Rainer Goebel: Integrating Macroscopic and Mesoscopic Human Brain Imaging: From basic fMRI Research at Ultra-High Magnetic Fields to Therapeutic Real-Time Applications

20. 10. 2016, University Campus Bohunice

About the lecture

Functional brain imaging has substantially contributed to our understanding of specialised areas and large-scale networks in the human brain. This has also allowed "brain reading" applications relating distributed activity patterns to mental states. We will describe recent real-time brain reading applications that provide new therapeutic applications of fMRI. More specifically, we will describe that fMRI neurofeedback has been successfully used to reduce symptoms in depression and Parkinson's disease, and how a communication brain computer interface allows "locked-in" patients to communicate solely based on evoked spatio-temporal activity patterns. While successful, fMRI currently targets a level of resolution that does not allow inferring the sub-categorical feature representations used by the brain. In the second part of the talk, we will argue that understanding mesoscopic functional organizations within brain areas is now in reach when using ultra-high magnetic field scanners (7 Tesla and higher). These devices allow sub-millimeter functional resolution opening the possibility to study the human brain at the level of cortical columns and cortical layers. Recent human fMRI studies at 7 Tesla have indeed been able to reveal columnar-level organizations in the visual areas V1, V5 and A1. Furthermore, we could relate conscious perceptual switches of ambiguous stimuli to dynamic activation changes of specific feature codes in area hMT, and top-down attention effects at different layers in V1 and A1. Combined with advanced neural network modelling, these studies are first important steps that help to clarify how the human mind emerges from feature representations and their interactions in the human brain.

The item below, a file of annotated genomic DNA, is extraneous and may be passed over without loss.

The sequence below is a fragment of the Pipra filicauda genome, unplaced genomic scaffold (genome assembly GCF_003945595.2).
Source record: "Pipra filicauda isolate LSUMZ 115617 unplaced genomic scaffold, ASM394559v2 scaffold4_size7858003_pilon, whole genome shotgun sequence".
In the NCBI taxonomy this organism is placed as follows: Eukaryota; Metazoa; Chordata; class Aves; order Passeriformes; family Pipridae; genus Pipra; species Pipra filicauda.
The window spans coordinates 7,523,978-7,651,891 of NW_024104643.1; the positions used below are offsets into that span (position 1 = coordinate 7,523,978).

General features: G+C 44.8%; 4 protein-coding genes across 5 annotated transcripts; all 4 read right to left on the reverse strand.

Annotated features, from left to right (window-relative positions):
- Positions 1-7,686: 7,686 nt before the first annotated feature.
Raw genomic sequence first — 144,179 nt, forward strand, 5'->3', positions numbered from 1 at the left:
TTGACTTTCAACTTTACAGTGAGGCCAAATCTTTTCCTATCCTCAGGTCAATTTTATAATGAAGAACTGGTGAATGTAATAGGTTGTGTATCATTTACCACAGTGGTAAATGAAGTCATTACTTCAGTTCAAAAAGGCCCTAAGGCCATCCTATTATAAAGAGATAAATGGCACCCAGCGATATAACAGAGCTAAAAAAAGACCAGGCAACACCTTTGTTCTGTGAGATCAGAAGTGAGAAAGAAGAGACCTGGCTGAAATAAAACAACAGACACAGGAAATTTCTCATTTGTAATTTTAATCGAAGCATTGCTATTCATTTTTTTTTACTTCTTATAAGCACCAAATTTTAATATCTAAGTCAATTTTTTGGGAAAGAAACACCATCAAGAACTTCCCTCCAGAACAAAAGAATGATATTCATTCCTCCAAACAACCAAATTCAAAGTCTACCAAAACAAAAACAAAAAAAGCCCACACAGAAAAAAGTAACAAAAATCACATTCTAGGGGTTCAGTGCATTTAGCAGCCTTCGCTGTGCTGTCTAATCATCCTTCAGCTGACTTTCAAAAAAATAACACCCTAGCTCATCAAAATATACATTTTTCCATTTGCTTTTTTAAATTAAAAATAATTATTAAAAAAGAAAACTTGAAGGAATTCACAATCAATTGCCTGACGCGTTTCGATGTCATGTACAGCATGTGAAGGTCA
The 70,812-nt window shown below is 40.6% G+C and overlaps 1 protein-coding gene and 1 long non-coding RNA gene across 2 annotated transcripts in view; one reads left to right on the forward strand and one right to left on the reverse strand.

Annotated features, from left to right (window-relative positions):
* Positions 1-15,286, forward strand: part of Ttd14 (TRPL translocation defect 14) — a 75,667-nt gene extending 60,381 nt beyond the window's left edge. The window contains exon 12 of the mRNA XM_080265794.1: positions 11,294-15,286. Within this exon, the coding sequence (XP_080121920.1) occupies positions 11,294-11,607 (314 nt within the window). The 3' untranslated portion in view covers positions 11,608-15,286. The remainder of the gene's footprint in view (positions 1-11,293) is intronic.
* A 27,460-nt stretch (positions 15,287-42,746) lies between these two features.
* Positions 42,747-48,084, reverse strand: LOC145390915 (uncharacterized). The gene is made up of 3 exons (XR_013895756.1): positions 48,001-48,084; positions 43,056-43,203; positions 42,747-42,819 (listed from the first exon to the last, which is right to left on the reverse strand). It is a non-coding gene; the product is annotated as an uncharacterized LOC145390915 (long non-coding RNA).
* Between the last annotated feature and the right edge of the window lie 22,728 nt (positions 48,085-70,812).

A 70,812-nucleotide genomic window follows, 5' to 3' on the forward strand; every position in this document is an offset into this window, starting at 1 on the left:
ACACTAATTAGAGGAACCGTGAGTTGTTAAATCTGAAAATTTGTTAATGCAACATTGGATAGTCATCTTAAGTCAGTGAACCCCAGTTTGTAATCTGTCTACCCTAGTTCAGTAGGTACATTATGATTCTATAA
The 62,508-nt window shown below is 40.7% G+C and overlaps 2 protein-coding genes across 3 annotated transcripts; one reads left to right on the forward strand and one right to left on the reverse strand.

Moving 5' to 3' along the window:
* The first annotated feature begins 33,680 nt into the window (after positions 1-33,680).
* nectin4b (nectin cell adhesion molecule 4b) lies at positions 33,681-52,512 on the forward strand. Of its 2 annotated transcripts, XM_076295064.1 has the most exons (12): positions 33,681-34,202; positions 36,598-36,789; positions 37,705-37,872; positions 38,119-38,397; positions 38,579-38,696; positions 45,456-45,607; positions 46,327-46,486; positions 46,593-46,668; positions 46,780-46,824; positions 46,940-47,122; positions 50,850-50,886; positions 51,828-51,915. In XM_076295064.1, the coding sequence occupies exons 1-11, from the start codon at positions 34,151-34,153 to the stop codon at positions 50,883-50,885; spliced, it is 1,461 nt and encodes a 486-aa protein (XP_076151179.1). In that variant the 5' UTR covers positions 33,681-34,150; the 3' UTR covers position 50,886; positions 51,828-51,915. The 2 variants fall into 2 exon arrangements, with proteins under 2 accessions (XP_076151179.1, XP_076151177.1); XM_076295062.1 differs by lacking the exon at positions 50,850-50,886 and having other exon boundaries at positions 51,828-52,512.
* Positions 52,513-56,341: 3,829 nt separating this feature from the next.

Prof. Dr. Rainer Goebel

Maastricht University, Netherlands

  • Rainer Goebel's core research interest is the question which neuronal representations are used in the brain and how they are processed to enable specific perceptual and cognitive functions. These questions are investigated by integrating neuroimaging with neural network modeling and the development of advanced analysis tools. Progress in understanding brain mechanisms are tested by neuroscientific applications including brain computer interfaces (BCIs) and neurofeedback studies.
  • Laboratory webpage: https://www.maastrichtuniversity.nl/r.goebel/research

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